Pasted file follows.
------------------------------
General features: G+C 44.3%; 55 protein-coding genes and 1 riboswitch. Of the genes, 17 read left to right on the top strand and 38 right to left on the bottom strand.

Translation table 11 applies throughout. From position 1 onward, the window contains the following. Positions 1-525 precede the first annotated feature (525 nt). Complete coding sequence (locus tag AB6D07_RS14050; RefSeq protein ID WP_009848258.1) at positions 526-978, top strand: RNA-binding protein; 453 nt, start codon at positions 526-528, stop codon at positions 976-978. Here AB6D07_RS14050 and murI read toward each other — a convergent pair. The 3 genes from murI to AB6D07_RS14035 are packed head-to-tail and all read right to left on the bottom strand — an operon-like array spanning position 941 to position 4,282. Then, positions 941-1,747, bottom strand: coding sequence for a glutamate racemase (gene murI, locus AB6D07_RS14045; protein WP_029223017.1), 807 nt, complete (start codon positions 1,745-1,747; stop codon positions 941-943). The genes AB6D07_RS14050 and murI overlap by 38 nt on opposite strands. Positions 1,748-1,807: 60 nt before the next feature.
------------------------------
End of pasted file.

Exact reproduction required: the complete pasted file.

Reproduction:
General features: G+C 44.3%; 55 protein-coding genes and 1 riboswitch. Of the genes, 17 read left to right on the top strand and 38 right to left on the bottom strand.

Translation table 11 applies throughout. From position 1 onward, the window contains the following. Positions 1-525 precede the first annotated feature (525 nt). Complete coding sequence (locus tag AB6D07_RS14050; RefSeq protein ID WP_009848258.1) at positions 526-978, top strand: RNA-binding protein; 453 nt, start codon at positions 526-528, stop codon at positions 976-978. Here AB6D07_RS14050 and murI read toward each other — a convergent pair. The 3 genes from murI to AB6D07_RS14035 are packed head-to-tail and all read right to left on the bottom strand — an operon-like array spanning position 941 to position 4,282. Then, positions 941-1,747, bottom strand: coding sequence for a glutamate racemase (gene murI, locus AB6D07_RS14045; protein WP_029223017.1), 807 nt, complete (start codon positions 1,745-1,747; stop codon positions 941-943). The genes AB6D07_RS14050 and murI overlap by 38 nt on opposite strands. Positions 1,748-1,807: 60 nt before the next feature.